- The average length of the labia minora is less than ¾ inch long (yes, someone got out a ruler and measured 2981 women). Only 1.8% of women have labia longer than 1 ½ inches. But remember, every vulva is different and special. Some lips hang down. Some are tucked up neatly inside. Some are long. Some are short. Some are even. Some aren’t. All are beautiful. You’re perfect just the way you are.
- While hair on your head can live up to seven years, pubic hair has a life expectancy of about three weeks, which is why it only grows so long. So don’t worry if you opt not to groom your pubes — you won’t need to braid them any time soon.
- The word “vagina” comes from the Latin root meaning “sheath for a sword,” which may explain why some women simply hate the word. So if you don’t like the word “vagina,” pick your own name for your girly parts. Just call it something and don’t be afraid to talk about it.
- Only about 30% of women have orgasms from intercourse alone. The clitoris is where the action is. Most women who do orgasmduring sex have figured out how to hit their sweet spot, either from positioning or from direct stimulation of the clitoris with fingers.
- Increasing evidence suggests that the G spot feels good because it lies right over a deep part of the clitoris. Although experts describe the G spot as being inside the vagina on the anterior wall, just under the urethra, the crura of the clitoris actually runs right there. And a recent study demonstrated that vaginal orgasms may actually be deep clitoral orgasms. But who cares? An orgasm is an orgasm. Appreciate it, regardless of where it comes from.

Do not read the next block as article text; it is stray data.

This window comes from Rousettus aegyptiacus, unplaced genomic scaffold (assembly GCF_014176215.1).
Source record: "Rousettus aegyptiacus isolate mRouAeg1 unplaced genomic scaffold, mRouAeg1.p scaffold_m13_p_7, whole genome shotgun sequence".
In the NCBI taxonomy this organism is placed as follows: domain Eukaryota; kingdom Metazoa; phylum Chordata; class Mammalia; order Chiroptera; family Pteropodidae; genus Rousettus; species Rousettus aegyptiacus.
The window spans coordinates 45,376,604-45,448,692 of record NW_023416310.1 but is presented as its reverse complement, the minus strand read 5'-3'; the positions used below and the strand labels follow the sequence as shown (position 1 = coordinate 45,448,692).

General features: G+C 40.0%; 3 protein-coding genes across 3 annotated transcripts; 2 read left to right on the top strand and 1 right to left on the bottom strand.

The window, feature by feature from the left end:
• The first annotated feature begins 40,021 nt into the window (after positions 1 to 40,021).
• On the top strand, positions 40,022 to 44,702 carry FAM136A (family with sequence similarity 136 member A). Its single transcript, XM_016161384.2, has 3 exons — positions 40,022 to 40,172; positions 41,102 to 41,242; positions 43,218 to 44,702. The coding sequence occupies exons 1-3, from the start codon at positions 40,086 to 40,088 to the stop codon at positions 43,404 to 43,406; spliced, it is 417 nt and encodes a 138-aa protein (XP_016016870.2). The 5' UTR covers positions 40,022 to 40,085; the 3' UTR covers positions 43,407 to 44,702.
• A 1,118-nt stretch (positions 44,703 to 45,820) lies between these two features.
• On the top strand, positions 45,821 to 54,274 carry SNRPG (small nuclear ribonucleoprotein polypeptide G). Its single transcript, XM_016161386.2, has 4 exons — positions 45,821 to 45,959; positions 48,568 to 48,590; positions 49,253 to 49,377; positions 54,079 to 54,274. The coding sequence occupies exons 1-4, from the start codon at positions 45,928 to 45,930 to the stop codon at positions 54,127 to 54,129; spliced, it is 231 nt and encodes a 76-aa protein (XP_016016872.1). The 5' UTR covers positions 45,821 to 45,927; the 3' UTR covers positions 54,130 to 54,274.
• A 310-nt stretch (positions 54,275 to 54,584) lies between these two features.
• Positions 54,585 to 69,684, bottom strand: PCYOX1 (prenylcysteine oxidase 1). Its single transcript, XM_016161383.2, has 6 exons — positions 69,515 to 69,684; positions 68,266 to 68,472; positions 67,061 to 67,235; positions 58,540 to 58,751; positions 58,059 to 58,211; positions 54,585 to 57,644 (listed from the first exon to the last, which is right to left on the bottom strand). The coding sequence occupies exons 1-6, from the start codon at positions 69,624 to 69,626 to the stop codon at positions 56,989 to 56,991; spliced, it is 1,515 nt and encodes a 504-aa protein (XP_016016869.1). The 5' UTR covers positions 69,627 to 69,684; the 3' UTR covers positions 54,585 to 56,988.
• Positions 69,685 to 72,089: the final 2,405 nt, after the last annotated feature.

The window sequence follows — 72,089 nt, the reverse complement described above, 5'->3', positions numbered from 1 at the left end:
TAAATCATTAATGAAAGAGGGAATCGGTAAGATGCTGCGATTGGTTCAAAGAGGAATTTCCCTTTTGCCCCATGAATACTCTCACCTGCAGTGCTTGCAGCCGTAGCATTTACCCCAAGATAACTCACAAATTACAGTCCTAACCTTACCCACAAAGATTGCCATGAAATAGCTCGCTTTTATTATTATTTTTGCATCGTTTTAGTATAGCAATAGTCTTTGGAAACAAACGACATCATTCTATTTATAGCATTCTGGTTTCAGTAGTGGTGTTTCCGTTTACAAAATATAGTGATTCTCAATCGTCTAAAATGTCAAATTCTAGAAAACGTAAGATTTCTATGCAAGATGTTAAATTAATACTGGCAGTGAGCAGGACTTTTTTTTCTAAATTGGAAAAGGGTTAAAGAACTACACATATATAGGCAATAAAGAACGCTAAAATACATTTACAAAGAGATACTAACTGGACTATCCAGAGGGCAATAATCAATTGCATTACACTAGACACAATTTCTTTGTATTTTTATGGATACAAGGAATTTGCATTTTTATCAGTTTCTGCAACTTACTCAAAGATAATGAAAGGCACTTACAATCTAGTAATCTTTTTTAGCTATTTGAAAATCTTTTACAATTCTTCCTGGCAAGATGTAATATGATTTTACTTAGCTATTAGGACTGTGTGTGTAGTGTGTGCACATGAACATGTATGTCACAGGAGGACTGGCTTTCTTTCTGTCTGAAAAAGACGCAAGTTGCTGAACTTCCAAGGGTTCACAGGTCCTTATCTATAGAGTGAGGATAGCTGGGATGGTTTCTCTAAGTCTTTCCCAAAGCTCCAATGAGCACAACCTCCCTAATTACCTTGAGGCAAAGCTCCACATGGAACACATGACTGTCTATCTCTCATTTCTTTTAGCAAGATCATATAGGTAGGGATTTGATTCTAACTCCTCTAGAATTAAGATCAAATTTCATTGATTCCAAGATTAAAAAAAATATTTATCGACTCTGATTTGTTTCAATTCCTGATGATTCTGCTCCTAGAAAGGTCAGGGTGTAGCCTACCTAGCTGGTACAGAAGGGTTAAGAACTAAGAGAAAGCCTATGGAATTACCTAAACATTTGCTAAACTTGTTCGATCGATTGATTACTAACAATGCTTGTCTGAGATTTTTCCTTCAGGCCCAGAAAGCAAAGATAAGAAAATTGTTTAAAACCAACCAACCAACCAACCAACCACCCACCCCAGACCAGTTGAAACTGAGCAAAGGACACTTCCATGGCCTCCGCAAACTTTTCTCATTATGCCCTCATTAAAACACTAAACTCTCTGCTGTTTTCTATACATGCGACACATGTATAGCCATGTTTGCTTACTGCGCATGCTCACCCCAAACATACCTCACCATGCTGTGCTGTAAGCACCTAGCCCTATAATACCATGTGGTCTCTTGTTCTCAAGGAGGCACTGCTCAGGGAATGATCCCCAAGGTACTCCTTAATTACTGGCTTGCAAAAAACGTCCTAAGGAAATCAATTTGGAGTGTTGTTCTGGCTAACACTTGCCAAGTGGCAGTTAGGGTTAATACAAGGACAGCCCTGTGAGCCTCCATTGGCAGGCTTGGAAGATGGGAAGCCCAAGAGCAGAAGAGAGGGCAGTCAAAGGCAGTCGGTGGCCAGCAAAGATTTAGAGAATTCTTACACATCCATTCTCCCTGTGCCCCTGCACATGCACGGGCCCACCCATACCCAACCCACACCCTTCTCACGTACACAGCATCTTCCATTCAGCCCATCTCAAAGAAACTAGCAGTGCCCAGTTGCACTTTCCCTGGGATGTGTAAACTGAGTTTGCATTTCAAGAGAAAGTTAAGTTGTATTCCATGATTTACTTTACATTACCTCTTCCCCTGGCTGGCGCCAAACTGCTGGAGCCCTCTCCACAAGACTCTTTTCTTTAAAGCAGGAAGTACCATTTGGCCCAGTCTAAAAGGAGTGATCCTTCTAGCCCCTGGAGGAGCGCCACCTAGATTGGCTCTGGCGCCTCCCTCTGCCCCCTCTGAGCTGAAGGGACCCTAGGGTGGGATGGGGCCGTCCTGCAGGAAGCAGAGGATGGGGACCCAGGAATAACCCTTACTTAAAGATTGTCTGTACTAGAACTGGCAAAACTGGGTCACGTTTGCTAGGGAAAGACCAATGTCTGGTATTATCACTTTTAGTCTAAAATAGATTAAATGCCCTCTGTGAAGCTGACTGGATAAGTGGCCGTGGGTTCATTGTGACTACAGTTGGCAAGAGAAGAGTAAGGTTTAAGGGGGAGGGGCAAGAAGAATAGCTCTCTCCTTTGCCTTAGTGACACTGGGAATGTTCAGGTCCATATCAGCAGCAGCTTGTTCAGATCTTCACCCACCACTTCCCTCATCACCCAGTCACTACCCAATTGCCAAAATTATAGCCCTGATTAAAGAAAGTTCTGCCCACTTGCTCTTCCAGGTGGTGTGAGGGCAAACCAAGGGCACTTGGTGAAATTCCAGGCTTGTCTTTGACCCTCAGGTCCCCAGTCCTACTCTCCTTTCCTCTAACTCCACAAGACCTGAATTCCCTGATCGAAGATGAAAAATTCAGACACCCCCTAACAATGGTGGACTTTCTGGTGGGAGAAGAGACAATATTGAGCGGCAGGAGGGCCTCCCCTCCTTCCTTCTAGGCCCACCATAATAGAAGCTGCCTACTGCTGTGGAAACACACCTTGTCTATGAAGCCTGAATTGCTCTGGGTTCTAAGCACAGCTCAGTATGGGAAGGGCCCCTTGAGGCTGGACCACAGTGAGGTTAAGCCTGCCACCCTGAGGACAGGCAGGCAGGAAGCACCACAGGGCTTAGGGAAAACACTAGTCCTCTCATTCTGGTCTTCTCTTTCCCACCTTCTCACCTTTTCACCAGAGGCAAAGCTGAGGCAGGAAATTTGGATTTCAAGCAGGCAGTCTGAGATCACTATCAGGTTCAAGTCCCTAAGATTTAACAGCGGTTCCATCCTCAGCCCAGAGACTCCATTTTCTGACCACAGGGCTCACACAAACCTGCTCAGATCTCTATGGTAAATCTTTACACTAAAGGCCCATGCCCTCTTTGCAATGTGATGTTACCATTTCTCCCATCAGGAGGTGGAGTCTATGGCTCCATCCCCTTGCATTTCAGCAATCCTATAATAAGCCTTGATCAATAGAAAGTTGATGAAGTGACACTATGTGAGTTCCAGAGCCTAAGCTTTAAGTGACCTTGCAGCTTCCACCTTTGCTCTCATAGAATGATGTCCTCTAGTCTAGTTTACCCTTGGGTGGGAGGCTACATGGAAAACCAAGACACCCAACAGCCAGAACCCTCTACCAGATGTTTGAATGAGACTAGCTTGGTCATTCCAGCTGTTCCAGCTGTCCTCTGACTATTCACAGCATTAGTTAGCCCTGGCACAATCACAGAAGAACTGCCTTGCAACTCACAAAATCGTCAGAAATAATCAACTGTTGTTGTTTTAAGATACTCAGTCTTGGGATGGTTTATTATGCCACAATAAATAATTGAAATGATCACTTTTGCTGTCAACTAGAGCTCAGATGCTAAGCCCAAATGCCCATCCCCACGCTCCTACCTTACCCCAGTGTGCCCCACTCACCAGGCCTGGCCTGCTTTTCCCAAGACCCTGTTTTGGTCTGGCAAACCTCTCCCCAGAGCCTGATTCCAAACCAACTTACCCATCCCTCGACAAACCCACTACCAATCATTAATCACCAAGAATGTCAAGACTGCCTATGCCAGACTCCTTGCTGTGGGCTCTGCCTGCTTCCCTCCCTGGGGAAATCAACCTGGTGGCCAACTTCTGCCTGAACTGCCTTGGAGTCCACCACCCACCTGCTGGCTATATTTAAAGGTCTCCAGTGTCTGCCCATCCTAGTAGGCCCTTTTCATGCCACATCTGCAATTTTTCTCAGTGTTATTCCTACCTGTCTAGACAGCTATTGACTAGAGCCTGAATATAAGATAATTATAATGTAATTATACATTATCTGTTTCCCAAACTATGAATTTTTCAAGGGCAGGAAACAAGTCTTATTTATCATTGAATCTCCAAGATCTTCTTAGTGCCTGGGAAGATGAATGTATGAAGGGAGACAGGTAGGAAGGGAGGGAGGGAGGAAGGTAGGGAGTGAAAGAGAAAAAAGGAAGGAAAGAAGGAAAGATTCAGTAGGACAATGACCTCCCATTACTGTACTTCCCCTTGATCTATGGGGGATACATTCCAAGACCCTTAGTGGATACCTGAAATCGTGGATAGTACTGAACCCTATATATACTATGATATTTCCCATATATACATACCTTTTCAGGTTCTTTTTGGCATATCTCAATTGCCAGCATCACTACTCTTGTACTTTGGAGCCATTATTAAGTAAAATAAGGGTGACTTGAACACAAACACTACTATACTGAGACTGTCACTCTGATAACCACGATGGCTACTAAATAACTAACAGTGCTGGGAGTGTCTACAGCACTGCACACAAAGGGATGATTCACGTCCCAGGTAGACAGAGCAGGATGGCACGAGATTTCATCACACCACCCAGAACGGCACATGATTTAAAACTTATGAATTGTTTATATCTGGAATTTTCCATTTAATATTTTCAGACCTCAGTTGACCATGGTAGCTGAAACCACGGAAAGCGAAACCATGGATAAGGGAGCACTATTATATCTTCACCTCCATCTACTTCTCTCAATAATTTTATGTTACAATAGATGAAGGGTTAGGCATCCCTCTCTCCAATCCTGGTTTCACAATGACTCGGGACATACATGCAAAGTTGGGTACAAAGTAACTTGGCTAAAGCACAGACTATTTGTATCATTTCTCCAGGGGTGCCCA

- Vaginal farts (some call them “queefs” or “varts”) happen to almost all women at one time or another, especially during sex or other forms of exercise. So don’t be embarrassed if your hooha lets out a toot. You’re perfectly normal.
- Some women do ejaculate during orgasm, but you’re normal if you don’t. The controversial “female ejaculation” most likely represents two different phenomena. If it’s a small amount of milky fluid, it likely comes from the paraurethral glands inside the urethra. If it’s a cup, it’s probably pee. Many times, it may be a little bit of both. But don’tstress out about peeing on yourself. Put a towel under you and surrender to the experience.
- Safe sex (or even just orgasm alone) is good for you. Benefits include lowering your risk of heart disease and stroke, reducing your risk of breast cancer, bolstering your immune system, helping you sleep, making you appear more youthful, improving your fitness, regulating menstrual cycles, relieving menstrual cramps, helping with chronic pain, reducing the risk of depression, lowering stress levels, and improving self esteem. So go at it, girlfriends!
There you go. There you have it. It’s important to know this kind of stuff, because you can’t truly love all of yourself until you love and understand your girly parts. We talk about the eyeball or the elbow or the big toe. Why not talk about the vagina? Plus, the vagina is way more interesting than the pinky finger or the belly button. The vagina is the creator of life and the portal of pleasure. But it’s also where we carry many traumas – menstrual cramps, childbirth trauma, molestation, rape, abortion, and painful gynecological exams. If we don’t release these traumas, they back up and manifest in a whole host of health conditions like depression and chronic pelvic pain. We must talk about our girly parts to liberate them.
The more we know, the more we’re empowered to live life out loud, love fully, and really rock this life.